Keeping Calm and Focussed At Exam Time

This week many of our students are taking part in tests and exams. Whether it’s NAPLAN or SACs, this can be a challenging time for both students and their families, some of whom will be experiencing anxiety and stress.

While a few butterflies in the tummy is a normal response that can assist our performance, there are a few ways to keep some of the more negative emotions around exams in check.

andrew-johnson-relaxation image

(copyright Andrew Johnson)

5 tips to get keep you calm and focussed

    1. Get plenty of rest

The brain relies on some downtime to recharge for the challenges ahead. Staying up to do extra revision isn’t a good idea, and resting doesn’t just mean getting a good night’s sleep, but also putting away those screens!

2. Exercise

Get the blood pumping to the brain by getting outside and taking in some fresh air. Even going for a walk can clear the mind and reduce anxious feelings.

3. Remember to breathe

This sounds silly doesn’t it? Often during anxious moments we ‘hold our breath’ and shallow breathe. One trick is to practise 7/11 breathing. Close your eyes and breathe in for the count of 7, then slowly exhale to the count of 11. Do this a few times and you’ll feel calmer. Alternatively, try listening to a relaxation app. Andrew Johnston has a good one here. (Andrew is a renowned expert in the field of relaxation and mindfulness.)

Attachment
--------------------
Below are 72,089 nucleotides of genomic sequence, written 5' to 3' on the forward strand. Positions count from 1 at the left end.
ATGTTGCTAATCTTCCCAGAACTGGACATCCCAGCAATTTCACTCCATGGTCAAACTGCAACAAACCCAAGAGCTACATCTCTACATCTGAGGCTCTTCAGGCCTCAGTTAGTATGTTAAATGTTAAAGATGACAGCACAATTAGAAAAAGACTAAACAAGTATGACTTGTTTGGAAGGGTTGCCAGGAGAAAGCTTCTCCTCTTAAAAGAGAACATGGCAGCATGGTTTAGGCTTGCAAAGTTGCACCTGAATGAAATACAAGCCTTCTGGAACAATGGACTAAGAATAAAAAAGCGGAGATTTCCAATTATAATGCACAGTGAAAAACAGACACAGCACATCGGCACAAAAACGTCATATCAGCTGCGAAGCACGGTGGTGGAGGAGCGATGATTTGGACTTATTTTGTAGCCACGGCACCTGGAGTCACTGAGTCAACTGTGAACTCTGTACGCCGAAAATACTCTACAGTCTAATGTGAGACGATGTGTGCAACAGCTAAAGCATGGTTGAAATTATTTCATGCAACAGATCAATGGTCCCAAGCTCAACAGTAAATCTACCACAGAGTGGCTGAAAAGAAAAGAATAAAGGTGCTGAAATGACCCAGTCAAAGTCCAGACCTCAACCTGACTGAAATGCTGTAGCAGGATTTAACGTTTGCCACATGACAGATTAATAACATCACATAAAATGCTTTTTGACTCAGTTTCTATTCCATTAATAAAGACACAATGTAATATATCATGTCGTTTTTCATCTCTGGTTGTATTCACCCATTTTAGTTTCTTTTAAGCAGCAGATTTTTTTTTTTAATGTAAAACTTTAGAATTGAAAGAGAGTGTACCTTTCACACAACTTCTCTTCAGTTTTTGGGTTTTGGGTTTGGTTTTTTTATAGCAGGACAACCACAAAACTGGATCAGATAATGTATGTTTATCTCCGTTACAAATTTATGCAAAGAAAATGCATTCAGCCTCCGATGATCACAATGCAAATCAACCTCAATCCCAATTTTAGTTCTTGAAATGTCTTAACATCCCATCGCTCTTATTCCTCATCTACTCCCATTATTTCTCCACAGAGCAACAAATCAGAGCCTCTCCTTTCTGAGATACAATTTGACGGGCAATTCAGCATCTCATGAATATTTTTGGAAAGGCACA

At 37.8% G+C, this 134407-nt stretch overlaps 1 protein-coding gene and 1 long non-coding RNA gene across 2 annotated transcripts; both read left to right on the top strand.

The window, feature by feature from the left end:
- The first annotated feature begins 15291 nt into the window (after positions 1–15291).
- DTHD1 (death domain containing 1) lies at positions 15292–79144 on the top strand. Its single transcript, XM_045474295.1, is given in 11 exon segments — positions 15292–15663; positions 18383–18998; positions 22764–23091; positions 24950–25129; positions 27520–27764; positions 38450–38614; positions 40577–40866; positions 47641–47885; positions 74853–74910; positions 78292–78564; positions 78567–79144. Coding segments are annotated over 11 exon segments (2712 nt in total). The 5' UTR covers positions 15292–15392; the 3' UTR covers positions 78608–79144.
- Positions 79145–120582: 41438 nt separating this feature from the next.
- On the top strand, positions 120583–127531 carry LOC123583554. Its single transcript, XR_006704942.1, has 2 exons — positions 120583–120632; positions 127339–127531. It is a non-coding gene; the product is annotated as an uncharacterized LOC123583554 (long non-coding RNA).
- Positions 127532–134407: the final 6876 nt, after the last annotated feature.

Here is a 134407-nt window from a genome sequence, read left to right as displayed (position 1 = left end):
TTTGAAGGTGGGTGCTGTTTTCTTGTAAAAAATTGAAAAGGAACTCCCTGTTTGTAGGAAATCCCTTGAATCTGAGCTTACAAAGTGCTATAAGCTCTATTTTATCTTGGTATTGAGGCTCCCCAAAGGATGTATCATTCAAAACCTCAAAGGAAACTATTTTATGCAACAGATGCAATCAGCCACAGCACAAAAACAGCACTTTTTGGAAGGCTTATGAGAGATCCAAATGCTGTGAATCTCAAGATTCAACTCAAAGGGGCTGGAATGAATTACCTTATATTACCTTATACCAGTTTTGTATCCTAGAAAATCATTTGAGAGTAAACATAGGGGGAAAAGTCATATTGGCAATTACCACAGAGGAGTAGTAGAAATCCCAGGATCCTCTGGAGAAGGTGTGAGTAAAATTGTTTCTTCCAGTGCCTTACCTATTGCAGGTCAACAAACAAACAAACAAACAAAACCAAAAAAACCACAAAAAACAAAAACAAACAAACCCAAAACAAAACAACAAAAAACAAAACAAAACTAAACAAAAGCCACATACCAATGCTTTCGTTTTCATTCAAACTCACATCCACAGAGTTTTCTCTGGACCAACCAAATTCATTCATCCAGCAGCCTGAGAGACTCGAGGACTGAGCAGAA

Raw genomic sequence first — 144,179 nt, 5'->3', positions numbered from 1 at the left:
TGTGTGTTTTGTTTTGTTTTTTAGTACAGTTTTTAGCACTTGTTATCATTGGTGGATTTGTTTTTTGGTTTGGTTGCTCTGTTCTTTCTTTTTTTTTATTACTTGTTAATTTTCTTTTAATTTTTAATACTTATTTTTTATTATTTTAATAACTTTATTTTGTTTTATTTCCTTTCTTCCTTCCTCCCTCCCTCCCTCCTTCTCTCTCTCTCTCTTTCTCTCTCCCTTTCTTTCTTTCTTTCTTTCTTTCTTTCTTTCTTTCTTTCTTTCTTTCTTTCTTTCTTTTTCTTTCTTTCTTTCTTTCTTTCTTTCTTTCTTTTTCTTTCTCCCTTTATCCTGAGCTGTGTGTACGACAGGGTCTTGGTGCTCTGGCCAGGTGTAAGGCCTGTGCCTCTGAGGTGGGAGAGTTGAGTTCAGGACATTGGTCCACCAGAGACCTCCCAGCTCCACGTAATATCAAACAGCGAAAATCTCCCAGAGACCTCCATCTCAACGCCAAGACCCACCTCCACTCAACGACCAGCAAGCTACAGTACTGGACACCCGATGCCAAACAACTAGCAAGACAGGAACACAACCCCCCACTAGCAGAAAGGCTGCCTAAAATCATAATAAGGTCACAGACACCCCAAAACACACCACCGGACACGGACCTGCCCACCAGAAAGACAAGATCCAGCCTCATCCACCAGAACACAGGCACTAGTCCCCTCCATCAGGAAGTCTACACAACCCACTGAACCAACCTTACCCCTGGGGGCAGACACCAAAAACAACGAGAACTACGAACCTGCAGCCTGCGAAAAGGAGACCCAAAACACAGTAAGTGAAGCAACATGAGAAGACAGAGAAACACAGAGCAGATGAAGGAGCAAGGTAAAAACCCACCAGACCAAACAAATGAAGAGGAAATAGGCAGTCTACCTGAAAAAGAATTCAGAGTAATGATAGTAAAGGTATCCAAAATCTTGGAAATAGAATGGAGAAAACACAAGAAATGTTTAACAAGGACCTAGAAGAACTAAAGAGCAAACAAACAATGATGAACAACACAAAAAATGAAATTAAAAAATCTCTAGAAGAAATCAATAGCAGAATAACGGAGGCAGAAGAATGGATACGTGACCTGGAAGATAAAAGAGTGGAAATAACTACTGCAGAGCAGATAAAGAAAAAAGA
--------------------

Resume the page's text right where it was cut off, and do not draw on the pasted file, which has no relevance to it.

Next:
4. Eat properly

This means not skipping meals and eating a well-balanced diet with lots of veggies! You can find a list of brain-boosting foods here.

5. Keep a sense of proportion.

This is an important one! You are more than your test result. Ensure you have prepared and revised fully for your test, but don’t be disheartened if you don’t achieve the result you want. Use it as an opportunity to see where your weaknesses are ready for next time. (See our post on growth mind-set)

We asked some of our teaching staff for their tips on coping at exam time.

Matt Brinson (Head of Senior School) says:

Study in short, productive 20-30 min bursts (without distraction!) then take a mental and physical timeout for 15 minutes then repeat. Information will be learned and consolidated to memory more efficiently and more meaningfully.

Kirsty Watts (Academic Dean of Technology) says:

To avoid panic setting in and to get a good night sleep the night before an exam, start studying and preparing as soon as you know when your test or exam is going to be.

 Good Luck!